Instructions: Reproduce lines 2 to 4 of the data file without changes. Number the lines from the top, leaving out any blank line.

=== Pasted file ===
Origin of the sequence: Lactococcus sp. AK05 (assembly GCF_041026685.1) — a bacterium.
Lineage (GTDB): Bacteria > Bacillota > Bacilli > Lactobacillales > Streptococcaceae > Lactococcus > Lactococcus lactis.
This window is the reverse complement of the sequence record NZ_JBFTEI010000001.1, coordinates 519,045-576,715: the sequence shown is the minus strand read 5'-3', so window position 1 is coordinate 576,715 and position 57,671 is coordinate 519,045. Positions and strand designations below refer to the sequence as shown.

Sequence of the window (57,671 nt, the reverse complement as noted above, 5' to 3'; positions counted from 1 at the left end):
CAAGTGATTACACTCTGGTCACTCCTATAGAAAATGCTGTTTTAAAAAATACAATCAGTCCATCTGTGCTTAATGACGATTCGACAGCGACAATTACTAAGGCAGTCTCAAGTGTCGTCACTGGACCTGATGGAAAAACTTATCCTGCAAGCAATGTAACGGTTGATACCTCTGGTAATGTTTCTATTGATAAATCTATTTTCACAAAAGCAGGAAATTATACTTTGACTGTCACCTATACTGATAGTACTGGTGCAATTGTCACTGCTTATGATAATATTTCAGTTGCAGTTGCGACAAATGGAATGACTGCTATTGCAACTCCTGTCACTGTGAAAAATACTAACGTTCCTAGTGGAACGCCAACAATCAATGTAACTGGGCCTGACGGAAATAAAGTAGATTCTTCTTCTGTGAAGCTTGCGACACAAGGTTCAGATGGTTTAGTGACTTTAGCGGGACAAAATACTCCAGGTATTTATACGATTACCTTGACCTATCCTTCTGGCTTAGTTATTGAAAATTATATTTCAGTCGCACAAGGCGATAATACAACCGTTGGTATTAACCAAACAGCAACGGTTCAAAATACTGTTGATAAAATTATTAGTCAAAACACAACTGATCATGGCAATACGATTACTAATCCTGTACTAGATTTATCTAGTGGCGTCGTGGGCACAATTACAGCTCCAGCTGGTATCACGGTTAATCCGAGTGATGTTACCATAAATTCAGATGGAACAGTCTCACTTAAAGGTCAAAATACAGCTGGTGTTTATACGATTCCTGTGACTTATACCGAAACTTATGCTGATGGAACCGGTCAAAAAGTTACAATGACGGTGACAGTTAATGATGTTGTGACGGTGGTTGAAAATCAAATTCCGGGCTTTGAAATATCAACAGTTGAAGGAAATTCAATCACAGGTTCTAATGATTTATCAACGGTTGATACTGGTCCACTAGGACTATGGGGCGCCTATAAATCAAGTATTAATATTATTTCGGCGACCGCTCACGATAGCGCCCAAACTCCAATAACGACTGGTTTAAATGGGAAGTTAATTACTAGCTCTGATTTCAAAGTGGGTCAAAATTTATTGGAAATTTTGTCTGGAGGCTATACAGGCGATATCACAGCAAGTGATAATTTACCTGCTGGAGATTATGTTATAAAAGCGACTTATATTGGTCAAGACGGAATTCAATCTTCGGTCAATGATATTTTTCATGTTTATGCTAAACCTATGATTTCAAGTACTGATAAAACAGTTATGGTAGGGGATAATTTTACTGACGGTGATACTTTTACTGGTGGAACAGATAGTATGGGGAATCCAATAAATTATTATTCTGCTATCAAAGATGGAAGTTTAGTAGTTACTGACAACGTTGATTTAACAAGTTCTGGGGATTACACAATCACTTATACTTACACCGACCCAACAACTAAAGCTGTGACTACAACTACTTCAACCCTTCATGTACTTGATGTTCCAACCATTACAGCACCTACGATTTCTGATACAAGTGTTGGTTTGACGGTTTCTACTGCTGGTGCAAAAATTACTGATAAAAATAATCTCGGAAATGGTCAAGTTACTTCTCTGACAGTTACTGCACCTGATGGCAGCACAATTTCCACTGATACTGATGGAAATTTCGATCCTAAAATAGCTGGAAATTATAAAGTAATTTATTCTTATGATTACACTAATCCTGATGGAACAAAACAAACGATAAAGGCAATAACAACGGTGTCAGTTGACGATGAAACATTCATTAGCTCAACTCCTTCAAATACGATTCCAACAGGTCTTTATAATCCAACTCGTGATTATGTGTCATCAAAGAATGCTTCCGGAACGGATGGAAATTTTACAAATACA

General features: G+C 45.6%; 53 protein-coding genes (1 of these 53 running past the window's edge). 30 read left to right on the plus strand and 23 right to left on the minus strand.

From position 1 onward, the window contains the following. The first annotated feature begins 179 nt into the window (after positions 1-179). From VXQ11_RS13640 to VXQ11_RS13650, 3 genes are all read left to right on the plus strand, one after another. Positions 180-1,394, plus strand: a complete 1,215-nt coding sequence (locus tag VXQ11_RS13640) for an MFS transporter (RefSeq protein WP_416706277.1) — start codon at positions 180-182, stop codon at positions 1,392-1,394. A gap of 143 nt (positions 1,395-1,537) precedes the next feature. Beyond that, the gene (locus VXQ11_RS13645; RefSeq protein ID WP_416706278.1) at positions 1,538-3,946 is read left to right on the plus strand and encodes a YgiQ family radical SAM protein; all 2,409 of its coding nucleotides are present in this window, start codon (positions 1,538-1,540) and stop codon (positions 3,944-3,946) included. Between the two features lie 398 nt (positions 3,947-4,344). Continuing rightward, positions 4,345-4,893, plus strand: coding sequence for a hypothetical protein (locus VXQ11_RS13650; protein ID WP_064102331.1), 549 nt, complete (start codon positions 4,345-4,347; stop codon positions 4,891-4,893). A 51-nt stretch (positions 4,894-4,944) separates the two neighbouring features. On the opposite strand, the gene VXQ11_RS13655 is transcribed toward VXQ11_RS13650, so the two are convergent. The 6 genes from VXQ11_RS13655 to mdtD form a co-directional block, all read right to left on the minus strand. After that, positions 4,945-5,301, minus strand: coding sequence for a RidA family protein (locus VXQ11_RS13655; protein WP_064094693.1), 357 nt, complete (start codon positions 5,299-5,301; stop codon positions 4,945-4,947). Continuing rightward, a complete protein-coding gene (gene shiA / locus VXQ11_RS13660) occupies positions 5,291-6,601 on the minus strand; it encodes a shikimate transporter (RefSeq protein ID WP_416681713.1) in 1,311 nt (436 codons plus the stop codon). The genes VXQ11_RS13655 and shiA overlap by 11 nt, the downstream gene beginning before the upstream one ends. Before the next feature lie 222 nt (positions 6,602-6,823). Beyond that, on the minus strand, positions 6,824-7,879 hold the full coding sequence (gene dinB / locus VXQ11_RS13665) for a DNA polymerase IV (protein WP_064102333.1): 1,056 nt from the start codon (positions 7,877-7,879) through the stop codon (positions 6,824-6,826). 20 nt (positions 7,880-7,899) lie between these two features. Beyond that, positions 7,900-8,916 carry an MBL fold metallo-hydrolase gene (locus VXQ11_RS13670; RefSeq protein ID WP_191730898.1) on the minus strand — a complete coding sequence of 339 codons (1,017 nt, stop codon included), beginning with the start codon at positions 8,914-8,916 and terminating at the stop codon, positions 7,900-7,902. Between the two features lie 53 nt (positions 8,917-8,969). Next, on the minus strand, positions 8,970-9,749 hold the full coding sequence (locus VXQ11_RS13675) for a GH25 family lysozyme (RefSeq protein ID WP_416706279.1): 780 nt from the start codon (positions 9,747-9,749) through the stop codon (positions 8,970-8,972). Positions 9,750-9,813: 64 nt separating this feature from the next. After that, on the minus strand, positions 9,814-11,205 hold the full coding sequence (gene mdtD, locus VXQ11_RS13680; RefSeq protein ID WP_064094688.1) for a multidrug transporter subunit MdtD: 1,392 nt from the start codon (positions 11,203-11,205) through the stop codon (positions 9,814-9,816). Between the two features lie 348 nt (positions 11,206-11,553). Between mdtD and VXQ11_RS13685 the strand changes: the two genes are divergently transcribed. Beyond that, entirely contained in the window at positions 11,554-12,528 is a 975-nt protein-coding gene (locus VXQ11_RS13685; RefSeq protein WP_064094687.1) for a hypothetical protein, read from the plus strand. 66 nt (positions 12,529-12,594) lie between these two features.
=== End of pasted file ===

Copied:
Lineage (GTDB): Bacteria > Bacillota > Bacilli > Lactobacillales > Streptococcaceae > Lactococcus > Lactococcus lactis.
This window is the reverse complement of the sequence record NZ_JBFTEI010000001.1, coordinates 519,045-576,715: the sequence shown is the minus strand read 5'-3', so window position 1 is coordinate 576,715 and position 57,671 is coordinate 519,045. Positions and strand designations below refer to the sequence as shown.

Sequence of the window (57,671 nt, the reverse complement as noted above, 5' to 3'; positions counted from 1 at the left end):